Island Entrepreneurs Reinvent Glow Sticks for new Consumers in the Eco-Age

Paige Whitehead, Yamila Franco, Nyoka Design Labs
Paige Whitehead (left) and Yamila Franco (right), founders of Nyoka Design Labs. Photo by Justin Veenema.

If you look up the words ‘passion’ and ‘drive’ in an entrepreneur’s dictionary you might find Paige Whitehead listed under ‘passion,’ and Yamila Franco under ‘drive.’ The duo are the motivation and the talent behind a biodegradable light source manufacturing company that is winning awards for its savvy innovation.

Nyoka Design Labs is the result of a collaboration between Paige and Yamila that came about after they met as students three years ago. Paige had already had the bright idea and patent for what they call “the world’s first earth-friendly glow stick” after seeing plastic glow sticks littered across the working farm that hosted the Shambhala music festival in B.C. In meeting Yamila at a knowledge mobilization series at UVIC where Paige was pitching the concept, she found the ideal partner to help realize her vision.

Synergy Enterprises was among the first to understand the product’s potential, inviting the duo to participate in their eco-business incubator program, Project Zero in 2019. There, they gained the confidence to assertively seek funding and mentorship as they prepared their Light Wand for market.

“Project Zero was key for us,” remembers Paige. “We left the program not as volunteers with an idea that could change the world, but as innovators with a business product, with the knowledge to grow a team, access funding and participate in investment rounds. And then we started to switch our focus around scaling our impact and focusing on what that impact will look like.”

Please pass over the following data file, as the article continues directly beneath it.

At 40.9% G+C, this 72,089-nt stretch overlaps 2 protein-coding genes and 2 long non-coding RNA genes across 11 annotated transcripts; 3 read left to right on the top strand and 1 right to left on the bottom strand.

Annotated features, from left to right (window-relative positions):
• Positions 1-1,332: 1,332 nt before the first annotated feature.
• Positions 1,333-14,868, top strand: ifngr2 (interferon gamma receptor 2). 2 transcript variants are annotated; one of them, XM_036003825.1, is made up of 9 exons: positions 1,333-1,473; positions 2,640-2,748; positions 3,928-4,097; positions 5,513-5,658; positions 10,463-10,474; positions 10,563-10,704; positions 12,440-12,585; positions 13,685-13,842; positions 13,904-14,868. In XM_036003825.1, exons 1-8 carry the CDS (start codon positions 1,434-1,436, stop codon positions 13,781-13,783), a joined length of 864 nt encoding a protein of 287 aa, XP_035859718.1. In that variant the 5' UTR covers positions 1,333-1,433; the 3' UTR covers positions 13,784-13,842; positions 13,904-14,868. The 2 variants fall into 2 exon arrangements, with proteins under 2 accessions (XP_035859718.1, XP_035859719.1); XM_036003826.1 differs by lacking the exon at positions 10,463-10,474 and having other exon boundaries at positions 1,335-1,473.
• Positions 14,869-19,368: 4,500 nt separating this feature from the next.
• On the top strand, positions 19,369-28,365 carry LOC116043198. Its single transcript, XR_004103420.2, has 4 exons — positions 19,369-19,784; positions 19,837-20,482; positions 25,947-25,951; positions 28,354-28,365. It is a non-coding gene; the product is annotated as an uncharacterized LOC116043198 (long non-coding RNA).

Fast Track to Success

Barely a year after completing Project Zero, they’ve witnessed their Kickstarter campaign raised over $10,000, received over $100,000 in grant funding through Eco Canada’s Clean Leadership and Career Launcher program, were accepted into W Venture, a digital accelerator program partly supported by UVIC and VIATEC, won the People’s Choice Award at the League of Innovator’s Founder Showcase and received a $9,500 grant from the ​National Research Council of Canada Industrial Research Assistance Program, partnering with the UBC Materials and Manufacturing Research Institute’s Circular Economy Seed Funding Initiative.

Their idea for reimagining the glow stick has also won them a national competition. Nyoka Design Labs was a winner in the start-up category of the 2020 Canadian Export Challenge (CXC) final showdown pitch competition, netting them another $5,000 in funding for their business; this as they prepare for another crowdfunding campaign to push them even further.

The eco-entrepreneurs remember the day they won. “We’d advanced from the regional competition first, and then advanced to the national, and of course it all had to happen in the virtual space because of social distancing requirements. And everything happened all at once, which meant we ended up doing the final pitch from a coffee shop in Courtenay because my home internet connection was not working. Everyone in the coffee shop was silent as they listened to us pitch – so we had an audience, just not the one we had expected at the outset. All the craziness of trying to connect, and hoping the Wi-Fi connection would last, overrode my nerves and we pulled it off!”